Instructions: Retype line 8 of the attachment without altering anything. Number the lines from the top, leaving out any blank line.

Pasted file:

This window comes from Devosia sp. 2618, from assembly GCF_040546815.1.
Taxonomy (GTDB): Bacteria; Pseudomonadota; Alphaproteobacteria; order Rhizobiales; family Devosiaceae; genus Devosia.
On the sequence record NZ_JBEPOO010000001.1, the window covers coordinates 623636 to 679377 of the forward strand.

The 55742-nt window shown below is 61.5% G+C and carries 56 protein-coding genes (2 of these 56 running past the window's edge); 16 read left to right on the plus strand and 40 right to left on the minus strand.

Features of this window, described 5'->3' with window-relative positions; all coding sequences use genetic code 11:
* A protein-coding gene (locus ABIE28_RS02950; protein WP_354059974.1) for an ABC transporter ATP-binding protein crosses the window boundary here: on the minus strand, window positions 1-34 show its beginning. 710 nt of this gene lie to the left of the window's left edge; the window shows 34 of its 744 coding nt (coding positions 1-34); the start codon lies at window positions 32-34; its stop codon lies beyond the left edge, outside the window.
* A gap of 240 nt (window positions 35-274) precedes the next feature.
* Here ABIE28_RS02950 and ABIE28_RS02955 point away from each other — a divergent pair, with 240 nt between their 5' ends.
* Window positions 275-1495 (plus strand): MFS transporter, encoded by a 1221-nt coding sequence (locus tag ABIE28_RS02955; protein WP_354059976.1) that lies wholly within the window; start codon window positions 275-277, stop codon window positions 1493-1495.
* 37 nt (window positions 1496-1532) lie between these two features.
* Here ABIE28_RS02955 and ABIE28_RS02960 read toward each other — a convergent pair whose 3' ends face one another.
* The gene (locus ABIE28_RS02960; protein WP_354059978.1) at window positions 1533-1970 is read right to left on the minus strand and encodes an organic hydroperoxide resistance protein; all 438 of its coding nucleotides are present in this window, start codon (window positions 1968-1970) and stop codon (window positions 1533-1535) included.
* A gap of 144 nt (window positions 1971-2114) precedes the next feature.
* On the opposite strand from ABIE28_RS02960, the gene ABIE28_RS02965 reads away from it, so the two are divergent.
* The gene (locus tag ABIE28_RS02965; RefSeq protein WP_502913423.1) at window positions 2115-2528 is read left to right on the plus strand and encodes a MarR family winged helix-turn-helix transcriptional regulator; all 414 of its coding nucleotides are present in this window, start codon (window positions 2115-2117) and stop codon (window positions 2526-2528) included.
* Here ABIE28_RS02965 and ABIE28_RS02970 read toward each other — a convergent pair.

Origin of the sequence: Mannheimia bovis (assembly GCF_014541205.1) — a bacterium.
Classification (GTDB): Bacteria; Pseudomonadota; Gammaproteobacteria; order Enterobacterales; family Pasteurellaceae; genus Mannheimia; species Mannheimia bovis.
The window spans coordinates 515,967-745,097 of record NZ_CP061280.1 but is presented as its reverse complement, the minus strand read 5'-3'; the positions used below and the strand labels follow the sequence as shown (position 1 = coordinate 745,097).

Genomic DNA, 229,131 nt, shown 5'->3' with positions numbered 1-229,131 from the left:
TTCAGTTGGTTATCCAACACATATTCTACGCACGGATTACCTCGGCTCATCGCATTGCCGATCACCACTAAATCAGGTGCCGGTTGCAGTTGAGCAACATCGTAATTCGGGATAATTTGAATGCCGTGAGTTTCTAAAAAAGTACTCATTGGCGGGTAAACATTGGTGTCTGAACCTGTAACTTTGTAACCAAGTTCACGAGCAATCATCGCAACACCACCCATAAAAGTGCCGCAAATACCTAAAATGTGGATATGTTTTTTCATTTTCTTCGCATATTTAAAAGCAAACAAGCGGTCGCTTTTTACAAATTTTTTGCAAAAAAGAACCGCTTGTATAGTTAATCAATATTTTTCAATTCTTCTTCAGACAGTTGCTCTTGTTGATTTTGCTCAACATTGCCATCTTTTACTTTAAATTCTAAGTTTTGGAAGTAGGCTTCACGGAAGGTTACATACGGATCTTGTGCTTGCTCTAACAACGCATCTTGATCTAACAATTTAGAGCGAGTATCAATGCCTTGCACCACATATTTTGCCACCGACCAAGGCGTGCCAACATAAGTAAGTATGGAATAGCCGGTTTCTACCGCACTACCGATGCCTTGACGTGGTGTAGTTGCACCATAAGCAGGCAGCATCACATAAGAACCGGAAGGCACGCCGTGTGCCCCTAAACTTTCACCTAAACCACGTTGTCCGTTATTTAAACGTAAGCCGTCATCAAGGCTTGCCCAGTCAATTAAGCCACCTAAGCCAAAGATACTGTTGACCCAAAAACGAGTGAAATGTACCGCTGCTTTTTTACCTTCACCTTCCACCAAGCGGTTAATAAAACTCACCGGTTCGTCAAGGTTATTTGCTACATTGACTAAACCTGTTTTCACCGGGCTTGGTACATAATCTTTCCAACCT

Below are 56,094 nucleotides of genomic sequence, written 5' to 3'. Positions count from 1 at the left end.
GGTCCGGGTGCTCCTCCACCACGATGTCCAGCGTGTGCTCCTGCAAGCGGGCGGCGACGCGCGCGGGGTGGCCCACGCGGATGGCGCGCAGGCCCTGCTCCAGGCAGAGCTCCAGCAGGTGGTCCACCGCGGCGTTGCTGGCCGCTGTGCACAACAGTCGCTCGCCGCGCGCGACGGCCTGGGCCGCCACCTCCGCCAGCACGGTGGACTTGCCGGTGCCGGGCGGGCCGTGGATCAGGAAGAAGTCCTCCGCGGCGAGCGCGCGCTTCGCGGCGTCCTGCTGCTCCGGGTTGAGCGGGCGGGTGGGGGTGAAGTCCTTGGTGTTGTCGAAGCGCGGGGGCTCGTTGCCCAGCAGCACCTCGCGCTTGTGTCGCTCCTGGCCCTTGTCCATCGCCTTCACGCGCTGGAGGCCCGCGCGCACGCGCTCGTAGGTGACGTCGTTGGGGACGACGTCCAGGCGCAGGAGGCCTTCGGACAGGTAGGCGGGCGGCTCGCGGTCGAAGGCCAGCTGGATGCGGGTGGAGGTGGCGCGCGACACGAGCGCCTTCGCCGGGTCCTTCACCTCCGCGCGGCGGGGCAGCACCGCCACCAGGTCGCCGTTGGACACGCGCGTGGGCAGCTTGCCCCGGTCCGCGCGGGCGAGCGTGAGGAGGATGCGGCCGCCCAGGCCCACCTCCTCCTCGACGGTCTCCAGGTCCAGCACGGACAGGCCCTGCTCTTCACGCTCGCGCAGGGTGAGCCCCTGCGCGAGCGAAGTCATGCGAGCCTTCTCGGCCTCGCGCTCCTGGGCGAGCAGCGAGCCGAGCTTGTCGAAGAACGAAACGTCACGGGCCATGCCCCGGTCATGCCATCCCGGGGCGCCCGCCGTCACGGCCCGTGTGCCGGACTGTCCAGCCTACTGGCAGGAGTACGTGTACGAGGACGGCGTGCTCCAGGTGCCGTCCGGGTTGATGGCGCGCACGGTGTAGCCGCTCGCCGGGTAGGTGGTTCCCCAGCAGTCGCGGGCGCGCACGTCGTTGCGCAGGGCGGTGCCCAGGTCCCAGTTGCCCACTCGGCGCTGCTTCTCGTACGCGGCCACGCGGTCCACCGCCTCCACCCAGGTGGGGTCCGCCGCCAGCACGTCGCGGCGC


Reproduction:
* Here ABIE28_RS02950 and ABIE28_RS02955 point away from each other — a divergent pair, with 240 nt between their 5' ends.